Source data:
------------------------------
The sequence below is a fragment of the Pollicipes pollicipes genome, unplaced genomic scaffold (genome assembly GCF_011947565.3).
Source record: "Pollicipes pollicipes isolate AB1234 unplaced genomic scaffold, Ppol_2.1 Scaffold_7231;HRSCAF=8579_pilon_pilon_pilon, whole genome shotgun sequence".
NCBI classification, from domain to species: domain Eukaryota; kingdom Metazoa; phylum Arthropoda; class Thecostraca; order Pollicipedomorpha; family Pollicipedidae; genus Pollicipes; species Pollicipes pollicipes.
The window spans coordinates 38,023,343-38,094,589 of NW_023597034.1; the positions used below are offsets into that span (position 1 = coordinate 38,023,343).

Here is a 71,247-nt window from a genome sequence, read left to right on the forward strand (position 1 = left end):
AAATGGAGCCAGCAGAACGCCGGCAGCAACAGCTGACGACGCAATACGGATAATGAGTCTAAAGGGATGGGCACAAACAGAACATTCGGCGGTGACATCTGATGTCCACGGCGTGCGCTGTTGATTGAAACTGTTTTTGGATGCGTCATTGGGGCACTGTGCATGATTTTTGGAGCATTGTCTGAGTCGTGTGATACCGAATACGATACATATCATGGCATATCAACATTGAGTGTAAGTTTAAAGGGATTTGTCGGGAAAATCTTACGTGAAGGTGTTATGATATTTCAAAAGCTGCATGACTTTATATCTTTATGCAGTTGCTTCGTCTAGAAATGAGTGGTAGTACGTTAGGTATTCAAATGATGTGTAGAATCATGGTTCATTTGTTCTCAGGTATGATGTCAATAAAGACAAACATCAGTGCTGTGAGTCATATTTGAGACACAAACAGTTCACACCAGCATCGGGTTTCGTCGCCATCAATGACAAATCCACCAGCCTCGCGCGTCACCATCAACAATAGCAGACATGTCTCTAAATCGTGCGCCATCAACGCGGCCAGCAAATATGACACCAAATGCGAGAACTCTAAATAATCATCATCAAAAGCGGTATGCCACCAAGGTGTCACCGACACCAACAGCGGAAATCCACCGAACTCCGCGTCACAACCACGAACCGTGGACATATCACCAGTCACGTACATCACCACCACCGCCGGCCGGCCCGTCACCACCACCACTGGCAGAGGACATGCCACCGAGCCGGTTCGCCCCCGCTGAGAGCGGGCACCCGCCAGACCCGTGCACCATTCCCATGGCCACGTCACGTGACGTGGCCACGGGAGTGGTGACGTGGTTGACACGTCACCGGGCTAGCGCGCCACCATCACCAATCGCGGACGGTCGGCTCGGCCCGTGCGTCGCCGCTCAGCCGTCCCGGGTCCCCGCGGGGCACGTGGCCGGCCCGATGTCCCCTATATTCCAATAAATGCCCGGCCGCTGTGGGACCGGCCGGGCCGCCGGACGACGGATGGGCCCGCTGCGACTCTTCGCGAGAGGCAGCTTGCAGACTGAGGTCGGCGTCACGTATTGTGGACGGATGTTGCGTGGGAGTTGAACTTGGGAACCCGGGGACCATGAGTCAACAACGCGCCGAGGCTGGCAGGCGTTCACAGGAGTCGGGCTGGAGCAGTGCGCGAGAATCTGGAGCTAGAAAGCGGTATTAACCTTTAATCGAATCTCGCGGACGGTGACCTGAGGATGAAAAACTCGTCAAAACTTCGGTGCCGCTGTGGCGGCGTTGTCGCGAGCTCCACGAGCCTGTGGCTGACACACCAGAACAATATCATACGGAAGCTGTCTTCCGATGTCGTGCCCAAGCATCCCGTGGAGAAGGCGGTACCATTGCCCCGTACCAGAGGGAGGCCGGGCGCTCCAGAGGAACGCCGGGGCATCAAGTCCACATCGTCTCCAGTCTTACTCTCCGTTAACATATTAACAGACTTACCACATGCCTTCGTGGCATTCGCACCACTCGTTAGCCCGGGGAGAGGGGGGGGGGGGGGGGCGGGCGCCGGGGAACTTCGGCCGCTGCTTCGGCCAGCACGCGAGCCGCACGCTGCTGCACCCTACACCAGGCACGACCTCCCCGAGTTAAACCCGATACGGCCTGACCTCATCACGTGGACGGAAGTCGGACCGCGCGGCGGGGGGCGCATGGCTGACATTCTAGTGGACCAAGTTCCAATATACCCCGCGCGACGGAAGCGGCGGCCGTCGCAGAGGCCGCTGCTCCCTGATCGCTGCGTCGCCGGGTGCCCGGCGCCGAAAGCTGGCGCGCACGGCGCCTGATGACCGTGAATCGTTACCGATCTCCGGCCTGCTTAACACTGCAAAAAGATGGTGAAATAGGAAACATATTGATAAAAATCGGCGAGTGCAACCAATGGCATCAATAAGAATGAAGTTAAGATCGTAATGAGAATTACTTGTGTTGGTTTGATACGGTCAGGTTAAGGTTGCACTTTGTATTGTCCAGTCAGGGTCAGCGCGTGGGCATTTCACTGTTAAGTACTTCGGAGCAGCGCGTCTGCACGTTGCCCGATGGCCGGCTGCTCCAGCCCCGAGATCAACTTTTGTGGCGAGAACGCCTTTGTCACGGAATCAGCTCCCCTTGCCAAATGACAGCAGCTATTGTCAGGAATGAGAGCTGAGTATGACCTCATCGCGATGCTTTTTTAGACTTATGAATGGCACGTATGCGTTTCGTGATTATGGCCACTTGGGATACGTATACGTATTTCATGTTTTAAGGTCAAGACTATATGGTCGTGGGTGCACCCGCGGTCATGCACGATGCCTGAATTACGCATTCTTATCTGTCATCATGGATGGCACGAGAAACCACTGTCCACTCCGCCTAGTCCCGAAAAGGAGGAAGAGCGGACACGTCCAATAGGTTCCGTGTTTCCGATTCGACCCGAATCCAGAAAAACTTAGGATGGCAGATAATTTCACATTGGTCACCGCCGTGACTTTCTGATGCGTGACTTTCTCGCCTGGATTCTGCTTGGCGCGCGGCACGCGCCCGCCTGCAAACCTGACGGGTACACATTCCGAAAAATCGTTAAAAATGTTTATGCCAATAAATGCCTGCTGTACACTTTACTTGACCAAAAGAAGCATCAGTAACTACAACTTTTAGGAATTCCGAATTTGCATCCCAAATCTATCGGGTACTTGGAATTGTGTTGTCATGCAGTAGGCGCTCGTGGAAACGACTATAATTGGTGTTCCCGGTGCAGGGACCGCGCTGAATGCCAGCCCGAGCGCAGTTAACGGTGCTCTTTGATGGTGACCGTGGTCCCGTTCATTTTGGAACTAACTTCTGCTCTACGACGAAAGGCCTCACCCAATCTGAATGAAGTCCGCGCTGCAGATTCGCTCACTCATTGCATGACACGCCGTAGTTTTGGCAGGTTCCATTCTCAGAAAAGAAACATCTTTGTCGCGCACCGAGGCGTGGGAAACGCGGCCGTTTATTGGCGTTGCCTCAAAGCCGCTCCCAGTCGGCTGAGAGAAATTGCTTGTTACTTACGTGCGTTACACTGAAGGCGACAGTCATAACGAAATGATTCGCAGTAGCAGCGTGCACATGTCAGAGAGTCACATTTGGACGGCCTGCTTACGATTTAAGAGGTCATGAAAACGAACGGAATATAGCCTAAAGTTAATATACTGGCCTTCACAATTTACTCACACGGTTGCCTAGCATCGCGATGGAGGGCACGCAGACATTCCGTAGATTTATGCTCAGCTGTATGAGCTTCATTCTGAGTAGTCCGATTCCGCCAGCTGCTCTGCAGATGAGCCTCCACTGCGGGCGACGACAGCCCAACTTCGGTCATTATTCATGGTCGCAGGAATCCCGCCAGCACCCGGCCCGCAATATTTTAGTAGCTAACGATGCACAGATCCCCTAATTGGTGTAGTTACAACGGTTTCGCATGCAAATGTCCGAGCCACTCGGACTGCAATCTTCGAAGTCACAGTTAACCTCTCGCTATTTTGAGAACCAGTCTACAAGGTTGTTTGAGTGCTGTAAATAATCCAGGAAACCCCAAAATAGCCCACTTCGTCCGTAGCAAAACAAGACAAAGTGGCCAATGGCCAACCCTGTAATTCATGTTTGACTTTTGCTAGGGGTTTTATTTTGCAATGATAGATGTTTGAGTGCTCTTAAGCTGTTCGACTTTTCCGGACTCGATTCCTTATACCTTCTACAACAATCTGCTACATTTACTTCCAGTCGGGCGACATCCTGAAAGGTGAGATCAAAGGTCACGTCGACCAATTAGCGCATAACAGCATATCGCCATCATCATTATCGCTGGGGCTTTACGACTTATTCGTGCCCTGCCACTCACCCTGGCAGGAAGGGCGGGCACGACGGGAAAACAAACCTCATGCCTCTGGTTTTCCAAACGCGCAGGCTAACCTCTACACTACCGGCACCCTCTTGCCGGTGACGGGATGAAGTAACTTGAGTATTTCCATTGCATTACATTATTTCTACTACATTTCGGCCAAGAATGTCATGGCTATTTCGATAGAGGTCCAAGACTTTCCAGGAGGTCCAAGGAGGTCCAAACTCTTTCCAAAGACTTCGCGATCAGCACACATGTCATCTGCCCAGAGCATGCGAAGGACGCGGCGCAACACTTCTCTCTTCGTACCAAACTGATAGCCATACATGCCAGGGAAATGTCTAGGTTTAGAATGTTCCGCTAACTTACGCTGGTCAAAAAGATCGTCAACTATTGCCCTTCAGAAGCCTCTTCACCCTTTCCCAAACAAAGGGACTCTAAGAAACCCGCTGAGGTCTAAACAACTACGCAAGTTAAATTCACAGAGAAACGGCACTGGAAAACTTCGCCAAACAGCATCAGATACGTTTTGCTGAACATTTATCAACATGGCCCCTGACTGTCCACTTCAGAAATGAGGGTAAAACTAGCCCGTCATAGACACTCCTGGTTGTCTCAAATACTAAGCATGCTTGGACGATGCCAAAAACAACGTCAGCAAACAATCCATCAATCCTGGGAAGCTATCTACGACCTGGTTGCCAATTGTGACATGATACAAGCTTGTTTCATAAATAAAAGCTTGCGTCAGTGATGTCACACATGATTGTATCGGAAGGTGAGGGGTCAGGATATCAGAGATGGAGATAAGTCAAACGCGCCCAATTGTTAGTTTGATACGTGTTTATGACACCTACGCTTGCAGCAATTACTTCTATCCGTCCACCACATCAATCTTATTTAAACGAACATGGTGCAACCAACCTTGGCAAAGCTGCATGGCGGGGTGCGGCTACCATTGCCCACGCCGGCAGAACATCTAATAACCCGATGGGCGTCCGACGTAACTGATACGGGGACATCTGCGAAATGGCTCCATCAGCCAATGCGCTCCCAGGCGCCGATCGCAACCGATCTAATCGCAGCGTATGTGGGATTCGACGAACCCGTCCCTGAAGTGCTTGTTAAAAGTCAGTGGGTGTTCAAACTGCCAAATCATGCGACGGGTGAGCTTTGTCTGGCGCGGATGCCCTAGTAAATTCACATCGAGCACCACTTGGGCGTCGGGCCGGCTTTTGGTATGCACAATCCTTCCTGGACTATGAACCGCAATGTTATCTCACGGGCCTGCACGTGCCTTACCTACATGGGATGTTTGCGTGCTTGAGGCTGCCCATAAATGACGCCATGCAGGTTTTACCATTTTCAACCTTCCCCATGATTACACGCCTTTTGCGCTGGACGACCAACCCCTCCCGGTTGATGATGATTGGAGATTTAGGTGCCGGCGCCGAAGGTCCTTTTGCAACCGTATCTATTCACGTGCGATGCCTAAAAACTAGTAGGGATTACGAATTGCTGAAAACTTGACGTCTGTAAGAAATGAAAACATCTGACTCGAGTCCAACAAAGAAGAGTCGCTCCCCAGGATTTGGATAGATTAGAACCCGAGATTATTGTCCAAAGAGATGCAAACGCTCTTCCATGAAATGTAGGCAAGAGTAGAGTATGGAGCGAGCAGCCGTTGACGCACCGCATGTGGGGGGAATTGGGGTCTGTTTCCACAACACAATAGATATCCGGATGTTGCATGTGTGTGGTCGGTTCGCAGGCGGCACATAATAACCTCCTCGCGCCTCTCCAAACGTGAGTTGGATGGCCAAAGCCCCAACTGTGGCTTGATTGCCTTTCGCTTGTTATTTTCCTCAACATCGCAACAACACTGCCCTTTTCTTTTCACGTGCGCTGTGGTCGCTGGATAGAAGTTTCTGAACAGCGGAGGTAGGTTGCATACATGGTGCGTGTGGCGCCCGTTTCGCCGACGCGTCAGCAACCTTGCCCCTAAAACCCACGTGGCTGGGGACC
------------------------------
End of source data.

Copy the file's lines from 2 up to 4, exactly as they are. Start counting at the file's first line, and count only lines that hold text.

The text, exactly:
Source record: "Pollicipes pollicipes isolate AB1234 unplaced genomic scaffold, Ppol_2.1 Scaffold_7231;HRSCAF=8579_pilon_pilon_pilon, whole genome shotgun sequence".
NCBI classification, from domain to species: domain Eukaryota; kingdom Metazoa; phylum Arthropoda; class Thecostraca; order Pollicipedomorpha; family Pollicipedidae; genus Pollicipes; species Pollicipes pollicipes.
The window spans coordinates 38,023,343-38,094,589 of NW_023597034.1; the positions used below are offsets into that span (position 1 = coordinate 38,023,343).